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Daulton Varsho can make or break your fantasy baseball season

The catcher-outfielder carries the obvious appeal of being a potential 20-20 player at a weak position, but failing to establish himself as a major leaguer is also within the range of possible outcomes.

Getty Images/Pete Rogers Illustrations

When examining the catcher position in fantasy baseball, there isn’t too much certainty after J.T. Realmuto, Will Smith, and Salvador Perez. The position has been weak for years, to be honest.

However, I find Daulton Varsho’s profile fascinating. A catcher with the potential of stealing 20 or 25 bases? That sure raises some eyebrows.

The “Unicorn” Skill: Speed

The thing that makes Varsho so special, or at least so promising, is his unique skill set for the catcher position. He has the ability to hit at least 20 home runs and steal as many bases in a regular, 162-game season. If the Diamondbacks do the logical thing and give him regular playing time, he has a good shot to be the first 20-20 backstop since Ivan Rodriguez in 1999, as our own Joe Gentile points out. That season, I-Rod went 35-25, which is nuts, but I digress.

Varsho had 11 dingers and 19 thefts in 80 games and 342 plate appearances while playing in A+ ball in 2018; and 18 taters and 21 steals in 108 contests and 452 trips to the plate in 2019 in Double-A. In limited action last year in the bigs (37 games and 115 PA) he had three of each. It’s evident that, if given enough at-bats, he will likely reach the 20-20 club, especially if he doesn’t play catcher regularly—this would significantly decrease the wear and tear on his legs.

Now, the question is, will he have a decent batting average? Will his counting stats make him usable, startable, or even more than that?

Establishing Varsho’s fantasy value

Fantasy value is more than just homers and steals. Yes, if Varsho knocks 15 balls out of the park and steals 15 bases, that’s a pretty good start. But if those numbers come with a .188/.287/.366 line, a .287 wOBA and a 76 wRC+ (like we saw in 2020) that’s another story. What will happen, then?

Given that Varsho completely skipped Triple-A because of the absence of minor league ball last year, it is quite likely that he was rushed to the majors. It’s a pretty big jump. Not uncommon, but big nonetheless.

Now that he has 37 games and 115 plate appearances in the bigs—not a whole lot, but at least it’s something—it’s possible that he is better prepared to deal with major league pitching, at least to some degree. He had a 28.7 strikeout rate in his limited time up with the D-Backs, but given that he had a 13.9% rate in a much broader sample (452 PA) at Double-A in 2019, I would say that the 2020 mark will come down in 2021. That would give his batting average some room to grow.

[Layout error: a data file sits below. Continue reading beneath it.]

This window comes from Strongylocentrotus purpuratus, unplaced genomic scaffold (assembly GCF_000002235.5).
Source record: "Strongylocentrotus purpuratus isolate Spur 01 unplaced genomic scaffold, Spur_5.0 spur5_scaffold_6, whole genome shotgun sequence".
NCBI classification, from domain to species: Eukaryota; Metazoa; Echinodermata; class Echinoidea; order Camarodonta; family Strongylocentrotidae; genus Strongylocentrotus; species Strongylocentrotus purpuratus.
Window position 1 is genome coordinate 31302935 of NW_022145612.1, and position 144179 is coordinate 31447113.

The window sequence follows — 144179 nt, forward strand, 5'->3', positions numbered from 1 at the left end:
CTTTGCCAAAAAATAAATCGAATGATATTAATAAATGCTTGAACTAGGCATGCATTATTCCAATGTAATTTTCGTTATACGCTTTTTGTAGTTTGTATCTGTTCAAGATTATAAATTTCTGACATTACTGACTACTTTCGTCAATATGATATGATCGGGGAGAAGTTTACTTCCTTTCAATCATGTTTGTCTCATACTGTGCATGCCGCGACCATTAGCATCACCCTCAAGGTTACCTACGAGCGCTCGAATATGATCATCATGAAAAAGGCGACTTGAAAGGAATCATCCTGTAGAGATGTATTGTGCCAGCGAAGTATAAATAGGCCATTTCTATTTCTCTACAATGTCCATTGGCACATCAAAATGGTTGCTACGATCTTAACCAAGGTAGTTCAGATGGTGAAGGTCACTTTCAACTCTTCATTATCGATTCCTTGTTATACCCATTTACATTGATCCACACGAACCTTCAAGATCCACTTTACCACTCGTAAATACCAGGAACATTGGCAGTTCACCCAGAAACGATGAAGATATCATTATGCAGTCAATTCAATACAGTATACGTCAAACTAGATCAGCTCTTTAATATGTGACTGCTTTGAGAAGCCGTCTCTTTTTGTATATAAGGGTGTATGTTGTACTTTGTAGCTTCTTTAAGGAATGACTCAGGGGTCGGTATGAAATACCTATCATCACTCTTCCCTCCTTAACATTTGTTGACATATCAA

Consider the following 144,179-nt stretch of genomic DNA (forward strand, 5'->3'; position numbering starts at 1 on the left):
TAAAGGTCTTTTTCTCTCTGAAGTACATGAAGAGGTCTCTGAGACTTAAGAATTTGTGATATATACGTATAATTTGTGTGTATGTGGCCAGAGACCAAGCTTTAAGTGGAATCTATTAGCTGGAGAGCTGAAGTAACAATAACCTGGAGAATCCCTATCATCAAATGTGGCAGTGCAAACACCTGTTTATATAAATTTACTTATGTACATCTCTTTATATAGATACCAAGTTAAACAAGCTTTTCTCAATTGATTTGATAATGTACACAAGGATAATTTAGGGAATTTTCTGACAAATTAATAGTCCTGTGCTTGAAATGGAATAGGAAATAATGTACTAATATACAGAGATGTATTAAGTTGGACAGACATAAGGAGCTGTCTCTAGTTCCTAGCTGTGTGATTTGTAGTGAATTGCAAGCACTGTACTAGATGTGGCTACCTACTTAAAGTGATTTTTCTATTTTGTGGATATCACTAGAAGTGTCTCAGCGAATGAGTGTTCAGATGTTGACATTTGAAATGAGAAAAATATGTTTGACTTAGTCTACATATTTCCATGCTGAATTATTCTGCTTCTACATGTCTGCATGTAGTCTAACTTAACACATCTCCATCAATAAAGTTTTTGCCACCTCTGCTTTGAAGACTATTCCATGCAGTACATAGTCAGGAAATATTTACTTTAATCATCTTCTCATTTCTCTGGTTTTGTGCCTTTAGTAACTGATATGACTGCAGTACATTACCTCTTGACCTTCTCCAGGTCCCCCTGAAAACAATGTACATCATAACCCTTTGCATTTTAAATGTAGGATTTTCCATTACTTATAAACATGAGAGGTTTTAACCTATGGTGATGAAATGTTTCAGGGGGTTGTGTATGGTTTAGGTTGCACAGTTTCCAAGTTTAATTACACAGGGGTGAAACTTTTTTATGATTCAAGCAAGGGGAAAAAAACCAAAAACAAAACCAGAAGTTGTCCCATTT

Another positive sign towards a respectable batting average is Varsho’s batting average on balls in play, or BABIP. If we consider that his .246 BABIP in the show was much lower than his career-low in the minors, which was .317, it should improve as he learns how to consistently hit the ball hard in MLB. He has great speed (he ranked in the 86th percentile according to Baseball Savant) so that also helps his BABIP.

Varsho was bad in 2020, with a .283 wOBA. And it’s not like he was unlucky: that theory goes out the window after seeing his .277 expected wOBA. He was overmatched, and Statcast backs it up as he was below-average in barrel percentage (4.4%) and average exit velocity (86.2 MPH).

I tell you this not because I want to discourage you from investing in Varsho for your fantasy teams, but instead, because I want you to prepare for a wide array of potential outcomes. He could flame out and never figure out MLB pitching, or he could blossom into a five-category star from the catcher position.

When examining Varsho’s 2020 MLB showing, let’s not forget that A) he was a rookie with no Triple-A experience, B) he has top-prospect pedigree, and C) he only had 115 plate appearances. He has all the potential in the world to develop into a very good contributor for your fantasy team as a catcher, at least for a year or two, depending on what the Diamondbacks decide with his playing time and position.

There isn’t much clarity about what Arizona will do, but he will play quite a bit of outfield and could lose the catcher eligibility down the road. If he is catcher-eligible in your league, you can take advantage of that situation in 2021, at least, and hope he makes a start or two per week and retains that little “C” next to his name in the future.

Performance-wise, perhaps it’s unfair to expect the .301/.378/.520 slash line he had at Double-A in 2019. But I would bank on at least a .250/.330/.440 showing with around 20 homers and 20 thefts (around means possibly a little more or a little less.) Runs and RBI? Arizona didn’t make any major acquisitions to improve an offense that was 26th in wRC+, at 88. Varsho should hit sixth or seventh most nights, which isn’t particularly encouraging for his runs and RBI totals.

2021 Outlook

Right now, I have Varsho as the 11th-best catcher for fantasy purposes, but I can easily see him finishing as a top 10 asset. A top five finish isn’t out of the question, although I would say that’s the best case scenario. But also keep in mind that he can struggle to hit the ground running, like it happened last year, and if you reach for him on draft day, you will likely suffer the consequences.